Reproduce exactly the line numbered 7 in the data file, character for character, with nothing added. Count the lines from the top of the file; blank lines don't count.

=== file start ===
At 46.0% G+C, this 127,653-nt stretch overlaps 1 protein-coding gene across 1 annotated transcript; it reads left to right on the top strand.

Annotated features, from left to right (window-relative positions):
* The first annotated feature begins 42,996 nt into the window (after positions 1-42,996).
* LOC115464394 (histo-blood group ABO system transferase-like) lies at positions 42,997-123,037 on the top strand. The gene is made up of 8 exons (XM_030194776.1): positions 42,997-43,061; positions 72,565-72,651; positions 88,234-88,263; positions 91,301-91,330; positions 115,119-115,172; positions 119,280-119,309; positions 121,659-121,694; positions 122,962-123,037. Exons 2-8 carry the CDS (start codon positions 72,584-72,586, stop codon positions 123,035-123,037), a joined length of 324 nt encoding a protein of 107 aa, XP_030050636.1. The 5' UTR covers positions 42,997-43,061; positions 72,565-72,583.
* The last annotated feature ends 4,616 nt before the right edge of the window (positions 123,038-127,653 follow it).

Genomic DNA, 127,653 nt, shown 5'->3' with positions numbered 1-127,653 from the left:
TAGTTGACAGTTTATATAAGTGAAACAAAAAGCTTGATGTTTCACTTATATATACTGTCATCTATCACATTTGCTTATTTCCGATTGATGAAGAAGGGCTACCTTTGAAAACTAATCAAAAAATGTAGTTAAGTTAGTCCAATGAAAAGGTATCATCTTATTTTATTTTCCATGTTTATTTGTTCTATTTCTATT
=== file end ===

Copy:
TAGTTGACAGTTTATATAAGTGAAACAAAAAGCTTGATGTTTCACTTATATATACTGTCATCTATCACATTTGCTTATTTCCGATTGATGAAGAAGGGCTACCTTTGAAAACTAATCAAAAAATGTAGTTAAGTTAGTCCAATGAAAAGGTATCATCTTATTTTATTTTCCATGTTTATTTGTTCTATTTCTATT